On this day in 1199 Richard I was wounded by a crossbow bolt while fighting France, leading to his death on April 6.
Richard I was King of England from 6 July 1189 until his death. He also ruled as Duke of Normandy (as Richard IV), Duke of Aquitaine, Duke of Gascony, Lord of Cyprus, Count of Anjou, Count of Maine, Count of Nantes, and Overlord of Brittany at various times during the same period. He was the third of five sons of King Henry II of England and Eleanor of Aquitaine. He was known as Richard Cœur de Lion, or mainly Richard the Lionheart, even before his accession, because of his reputation as a great military leader and warrior.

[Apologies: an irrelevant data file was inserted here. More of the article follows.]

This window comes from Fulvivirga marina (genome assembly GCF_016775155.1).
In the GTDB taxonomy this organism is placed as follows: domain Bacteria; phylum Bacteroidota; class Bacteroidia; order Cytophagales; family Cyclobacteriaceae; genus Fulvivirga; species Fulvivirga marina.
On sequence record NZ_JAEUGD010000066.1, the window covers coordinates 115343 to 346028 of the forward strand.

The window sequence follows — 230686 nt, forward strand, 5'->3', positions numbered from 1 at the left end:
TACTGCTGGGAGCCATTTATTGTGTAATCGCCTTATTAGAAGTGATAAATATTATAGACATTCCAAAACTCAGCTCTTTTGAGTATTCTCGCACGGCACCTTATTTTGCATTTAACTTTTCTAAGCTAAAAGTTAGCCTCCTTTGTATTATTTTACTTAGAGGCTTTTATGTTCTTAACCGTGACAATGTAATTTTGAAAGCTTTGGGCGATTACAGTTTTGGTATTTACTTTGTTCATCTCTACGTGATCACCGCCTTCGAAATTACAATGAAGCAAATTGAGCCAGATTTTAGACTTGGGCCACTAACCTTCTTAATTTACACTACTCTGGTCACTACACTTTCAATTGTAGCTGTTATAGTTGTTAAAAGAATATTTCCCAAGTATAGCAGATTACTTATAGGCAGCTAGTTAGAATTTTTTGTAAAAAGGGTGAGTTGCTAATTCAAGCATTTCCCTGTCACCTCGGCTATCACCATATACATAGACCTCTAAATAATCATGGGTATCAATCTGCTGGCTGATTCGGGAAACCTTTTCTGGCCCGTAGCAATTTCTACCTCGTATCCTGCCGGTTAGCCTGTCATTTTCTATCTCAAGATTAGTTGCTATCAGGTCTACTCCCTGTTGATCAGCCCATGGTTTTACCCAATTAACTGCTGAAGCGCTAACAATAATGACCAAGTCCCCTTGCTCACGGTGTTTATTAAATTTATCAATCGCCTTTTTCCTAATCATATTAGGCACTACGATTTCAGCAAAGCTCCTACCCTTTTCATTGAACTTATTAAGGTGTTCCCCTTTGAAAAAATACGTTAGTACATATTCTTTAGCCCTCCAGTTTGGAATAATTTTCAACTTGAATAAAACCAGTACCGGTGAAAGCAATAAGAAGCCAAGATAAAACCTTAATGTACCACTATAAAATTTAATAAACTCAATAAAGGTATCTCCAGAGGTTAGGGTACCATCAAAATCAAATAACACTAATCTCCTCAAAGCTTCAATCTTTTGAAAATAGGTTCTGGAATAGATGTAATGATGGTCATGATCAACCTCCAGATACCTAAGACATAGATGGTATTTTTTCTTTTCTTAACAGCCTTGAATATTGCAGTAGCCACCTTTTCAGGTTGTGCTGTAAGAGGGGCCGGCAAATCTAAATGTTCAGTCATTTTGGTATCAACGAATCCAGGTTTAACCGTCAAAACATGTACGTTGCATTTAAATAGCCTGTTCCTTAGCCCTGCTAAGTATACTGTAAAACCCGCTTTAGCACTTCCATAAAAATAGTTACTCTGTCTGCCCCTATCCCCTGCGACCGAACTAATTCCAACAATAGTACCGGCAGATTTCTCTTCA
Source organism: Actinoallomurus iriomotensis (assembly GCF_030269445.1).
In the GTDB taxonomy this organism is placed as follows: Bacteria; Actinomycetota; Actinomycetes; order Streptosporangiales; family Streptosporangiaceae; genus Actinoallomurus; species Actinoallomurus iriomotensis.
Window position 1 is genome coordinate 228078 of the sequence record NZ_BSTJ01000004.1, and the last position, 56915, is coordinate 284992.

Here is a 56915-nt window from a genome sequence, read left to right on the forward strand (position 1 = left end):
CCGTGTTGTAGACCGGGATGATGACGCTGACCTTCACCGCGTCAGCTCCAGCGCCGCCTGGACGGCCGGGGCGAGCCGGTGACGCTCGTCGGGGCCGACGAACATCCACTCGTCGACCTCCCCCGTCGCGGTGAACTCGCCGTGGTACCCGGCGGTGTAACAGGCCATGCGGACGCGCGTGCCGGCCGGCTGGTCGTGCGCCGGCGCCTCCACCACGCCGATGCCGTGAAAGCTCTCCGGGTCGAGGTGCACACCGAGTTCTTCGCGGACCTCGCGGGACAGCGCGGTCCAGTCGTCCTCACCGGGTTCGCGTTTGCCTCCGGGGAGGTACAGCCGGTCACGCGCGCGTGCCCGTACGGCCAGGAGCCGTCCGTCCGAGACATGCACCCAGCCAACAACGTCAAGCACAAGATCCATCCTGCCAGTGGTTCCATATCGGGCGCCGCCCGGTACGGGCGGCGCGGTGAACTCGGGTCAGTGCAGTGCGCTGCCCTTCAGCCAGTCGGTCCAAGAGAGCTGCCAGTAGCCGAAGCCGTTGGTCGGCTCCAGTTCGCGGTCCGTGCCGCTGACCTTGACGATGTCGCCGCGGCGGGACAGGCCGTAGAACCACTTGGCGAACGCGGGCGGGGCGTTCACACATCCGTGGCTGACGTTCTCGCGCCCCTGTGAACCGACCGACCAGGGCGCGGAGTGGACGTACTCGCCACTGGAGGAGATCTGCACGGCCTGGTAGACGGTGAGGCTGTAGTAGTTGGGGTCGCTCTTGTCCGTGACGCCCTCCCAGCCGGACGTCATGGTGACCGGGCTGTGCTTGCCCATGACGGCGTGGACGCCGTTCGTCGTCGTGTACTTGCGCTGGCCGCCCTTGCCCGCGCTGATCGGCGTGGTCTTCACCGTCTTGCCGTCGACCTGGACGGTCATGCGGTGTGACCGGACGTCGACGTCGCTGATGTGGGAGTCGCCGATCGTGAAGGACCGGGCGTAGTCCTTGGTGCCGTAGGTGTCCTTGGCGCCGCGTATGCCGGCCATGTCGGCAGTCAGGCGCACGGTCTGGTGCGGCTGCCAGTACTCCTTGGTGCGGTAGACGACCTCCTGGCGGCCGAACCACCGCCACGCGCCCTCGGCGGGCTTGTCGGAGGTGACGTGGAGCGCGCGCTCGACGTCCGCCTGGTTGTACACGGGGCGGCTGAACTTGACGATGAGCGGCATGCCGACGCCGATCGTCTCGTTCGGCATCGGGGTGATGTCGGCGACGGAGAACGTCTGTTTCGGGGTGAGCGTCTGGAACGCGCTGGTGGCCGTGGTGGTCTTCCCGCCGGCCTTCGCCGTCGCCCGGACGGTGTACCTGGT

Richard’s reputation over the years has “fluctuated wildly”, according to historian John Gillingham. Richard’s contemporaneous image was that of a king who was also a knight, and that was apparently the first such instance of this combination. He was known as a valiant and competent military leader and individual fighter: courageous and generous. That reputation has come down through the ages and defines the popular image of Richard. He left an indelible imprint on the imagination extending to the present, in large part because of his military exploits. This is reflected in Steven Runciman’s final verdict of Richard I: “he was a bad son, a bad husband, and a bad king, but a gallant and splendid soldier.”